Aggies Don't Horse Around

Ranchers who use horses in their cattle operations rely on well-trained mounts in their daily duties.

College classes and a competition team at the Nebraska College of Technical Agriculture teach both horses and riders the practical skills specific to a working ranch environment.

The NCTA Ranch Horse Team recently proved that training and perseverance pays off.

Nine team members from the two-year college in Curtis, Nebraska, opened their spring show season recently at a two-day contest hosted by Laramie County Community College at Cheyenne, Wyoming.

“As a team, we finished fourth overall with many high honors from our members,” said Joanna Hergenreder, NCTA equine coach and animal science professor.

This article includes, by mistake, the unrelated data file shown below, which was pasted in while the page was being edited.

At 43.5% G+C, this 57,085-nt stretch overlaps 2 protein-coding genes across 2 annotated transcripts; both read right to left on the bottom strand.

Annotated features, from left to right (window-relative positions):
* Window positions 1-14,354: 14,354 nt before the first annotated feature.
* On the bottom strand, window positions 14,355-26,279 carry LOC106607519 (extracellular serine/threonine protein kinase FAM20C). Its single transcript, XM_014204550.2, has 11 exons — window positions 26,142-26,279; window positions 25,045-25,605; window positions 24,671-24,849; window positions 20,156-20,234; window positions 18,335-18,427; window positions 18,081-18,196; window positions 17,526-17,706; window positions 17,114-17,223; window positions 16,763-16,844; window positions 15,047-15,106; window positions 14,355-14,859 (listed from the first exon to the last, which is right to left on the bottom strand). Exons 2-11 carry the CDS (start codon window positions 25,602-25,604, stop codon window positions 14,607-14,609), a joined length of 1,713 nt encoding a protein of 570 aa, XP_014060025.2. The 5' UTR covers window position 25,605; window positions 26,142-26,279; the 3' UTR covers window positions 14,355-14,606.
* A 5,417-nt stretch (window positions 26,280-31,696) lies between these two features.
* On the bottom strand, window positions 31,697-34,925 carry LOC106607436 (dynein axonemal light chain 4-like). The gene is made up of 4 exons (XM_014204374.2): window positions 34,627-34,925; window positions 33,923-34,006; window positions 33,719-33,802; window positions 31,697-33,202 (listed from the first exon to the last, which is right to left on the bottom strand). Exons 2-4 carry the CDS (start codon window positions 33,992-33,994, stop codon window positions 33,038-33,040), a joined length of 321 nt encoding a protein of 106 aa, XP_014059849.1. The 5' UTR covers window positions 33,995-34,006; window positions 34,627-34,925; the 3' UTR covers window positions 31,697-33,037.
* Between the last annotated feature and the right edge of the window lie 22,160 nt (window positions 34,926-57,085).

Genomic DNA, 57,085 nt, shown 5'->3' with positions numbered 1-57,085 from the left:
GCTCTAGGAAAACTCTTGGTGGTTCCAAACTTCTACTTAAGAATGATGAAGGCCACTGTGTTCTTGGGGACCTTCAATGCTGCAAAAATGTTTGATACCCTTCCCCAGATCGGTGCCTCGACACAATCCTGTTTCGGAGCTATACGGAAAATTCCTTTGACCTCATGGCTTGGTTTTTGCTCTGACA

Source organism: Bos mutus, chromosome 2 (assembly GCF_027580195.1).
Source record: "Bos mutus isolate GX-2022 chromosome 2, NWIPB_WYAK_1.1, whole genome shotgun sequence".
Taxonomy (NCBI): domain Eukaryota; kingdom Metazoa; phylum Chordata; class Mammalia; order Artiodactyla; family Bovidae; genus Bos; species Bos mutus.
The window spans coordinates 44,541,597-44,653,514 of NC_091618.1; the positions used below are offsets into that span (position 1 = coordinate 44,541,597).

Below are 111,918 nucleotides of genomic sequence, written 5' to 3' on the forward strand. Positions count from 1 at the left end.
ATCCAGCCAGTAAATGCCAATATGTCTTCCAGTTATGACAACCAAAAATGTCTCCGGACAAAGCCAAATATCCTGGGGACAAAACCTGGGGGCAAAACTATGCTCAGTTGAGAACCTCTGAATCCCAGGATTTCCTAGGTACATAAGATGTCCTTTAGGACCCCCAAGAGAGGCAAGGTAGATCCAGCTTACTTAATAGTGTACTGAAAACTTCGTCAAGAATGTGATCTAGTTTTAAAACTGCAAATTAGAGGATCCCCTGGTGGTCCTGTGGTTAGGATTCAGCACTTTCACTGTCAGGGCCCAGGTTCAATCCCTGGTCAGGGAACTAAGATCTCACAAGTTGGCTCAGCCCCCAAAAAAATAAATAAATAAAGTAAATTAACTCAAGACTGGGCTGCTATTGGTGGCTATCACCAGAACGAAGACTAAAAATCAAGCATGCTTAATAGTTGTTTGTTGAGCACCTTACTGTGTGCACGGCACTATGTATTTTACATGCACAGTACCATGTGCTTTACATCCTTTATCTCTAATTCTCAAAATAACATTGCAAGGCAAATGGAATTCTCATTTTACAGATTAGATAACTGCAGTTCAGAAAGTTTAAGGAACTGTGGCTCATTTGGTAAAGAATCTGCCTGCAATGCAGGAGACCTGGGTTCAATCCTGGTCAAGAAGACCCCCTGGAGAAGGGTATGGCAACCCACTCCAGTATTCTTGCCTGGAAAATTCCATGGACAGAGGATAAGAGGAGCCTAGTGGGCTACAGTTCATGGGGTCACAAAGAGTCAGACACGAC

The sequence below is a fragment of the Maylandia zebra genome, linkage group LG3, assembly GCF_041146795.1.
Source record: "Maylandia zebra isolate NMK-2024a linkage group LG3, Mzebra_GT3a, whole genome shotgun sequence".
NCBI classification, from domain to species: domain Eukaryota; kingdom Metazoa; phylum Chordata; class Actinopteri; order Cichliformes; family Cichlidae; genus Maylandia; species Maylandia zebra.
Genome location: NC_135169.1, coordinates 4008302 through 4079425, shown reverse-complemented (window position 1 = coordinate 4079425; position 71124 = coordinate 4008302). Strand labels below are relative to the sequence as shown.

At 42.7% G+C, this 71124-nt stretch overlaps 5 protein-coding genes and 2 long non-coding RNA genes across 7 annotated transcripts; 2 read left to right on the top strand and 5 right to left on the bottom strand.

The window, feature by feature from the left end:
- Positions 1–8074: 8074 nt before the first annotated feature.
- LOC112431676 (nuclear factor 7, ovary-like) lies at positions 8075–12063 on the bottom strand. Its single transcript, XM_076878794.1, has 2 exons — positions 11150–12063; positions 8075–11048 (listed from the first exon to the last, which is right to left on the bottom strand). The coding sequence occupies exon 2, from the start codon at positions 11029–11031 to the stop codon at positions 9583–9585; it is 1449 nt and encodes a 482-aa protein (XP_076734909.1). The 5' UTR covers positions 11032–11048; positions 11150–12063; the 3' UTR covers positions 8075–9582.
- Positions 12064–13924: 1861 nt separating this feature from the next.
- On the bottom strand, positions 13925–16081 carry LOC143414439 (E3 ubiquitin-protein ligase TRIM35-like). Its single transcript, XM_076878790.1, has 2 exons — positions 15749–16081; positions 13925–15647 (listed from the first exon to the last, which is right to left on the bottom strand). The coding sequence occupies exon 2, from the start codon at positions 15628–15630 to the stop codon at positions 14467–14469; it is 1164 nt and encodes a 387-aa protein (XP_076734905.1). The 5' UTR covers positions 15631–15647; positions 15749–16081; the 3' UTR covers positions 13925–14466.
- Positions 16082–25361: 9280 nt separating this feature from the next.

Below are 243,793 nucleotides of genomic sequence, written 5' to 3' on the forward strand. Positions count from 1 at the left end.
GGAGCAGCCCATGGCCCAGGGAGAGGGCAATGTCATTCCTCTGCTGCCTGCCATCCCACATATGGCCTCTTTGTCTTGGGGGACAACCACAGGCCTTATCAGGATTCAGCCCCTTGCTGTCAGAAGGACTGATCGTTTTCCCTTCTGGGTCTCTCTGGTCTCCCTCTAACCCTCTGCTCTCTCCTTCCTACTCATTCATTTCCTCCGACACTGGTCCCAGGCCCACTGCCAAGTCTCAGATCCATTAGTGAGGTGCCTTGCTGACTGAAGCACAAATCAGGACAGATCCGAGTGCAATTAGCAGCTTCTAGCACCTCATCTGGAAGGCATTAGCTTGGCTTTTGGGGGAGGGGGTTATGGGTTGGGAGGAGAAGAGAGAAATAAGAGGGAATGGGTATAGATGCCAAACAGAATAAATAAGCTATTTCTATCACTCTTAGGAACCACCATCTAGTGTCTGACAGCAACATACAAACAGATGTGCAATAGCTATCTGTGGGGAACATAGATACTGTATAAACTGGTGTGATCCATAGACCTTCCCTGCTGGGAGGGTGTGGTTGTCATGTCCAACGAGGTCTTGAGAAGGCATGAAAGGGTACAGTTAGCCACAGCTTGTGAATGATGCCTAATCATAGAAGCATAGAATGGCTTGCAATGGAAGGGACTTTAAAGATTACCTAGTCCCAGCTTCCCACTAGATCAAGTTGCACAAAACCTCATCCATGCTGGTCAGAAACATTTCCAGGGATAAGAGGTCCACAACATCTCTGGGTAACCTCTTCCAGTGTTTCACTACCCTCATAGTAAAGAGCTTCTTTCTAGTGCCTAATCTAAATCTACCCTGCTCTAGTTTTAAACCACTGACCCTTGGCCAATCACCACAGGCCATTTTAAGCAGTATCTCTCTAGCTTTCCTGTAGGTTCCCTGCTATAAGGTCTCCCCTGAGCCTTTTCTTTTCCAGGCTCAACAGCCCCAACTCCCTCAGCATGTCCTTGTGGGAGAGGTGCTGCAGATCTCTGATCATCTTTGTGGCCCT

First- and second-year students tested their techniques in reining, western pleasure, trail course of various obstacles and skills, and “cow work” which entails visual command, cattle sorting and keen footwork.

“This was the first collegiate show for all of our freshmen competing in the Collegiate Novice Division so that, itself, was a great learning experience,” Hergenreder said of the March 9 and 10 contest.

Riders may use their own horses or ones from NCTA. In the winter, students practice daily under the tutelage of Hergenreder at the NCTA indoor arena or outside at the college’s farm or pastures.

Information provided by  NCTA. 


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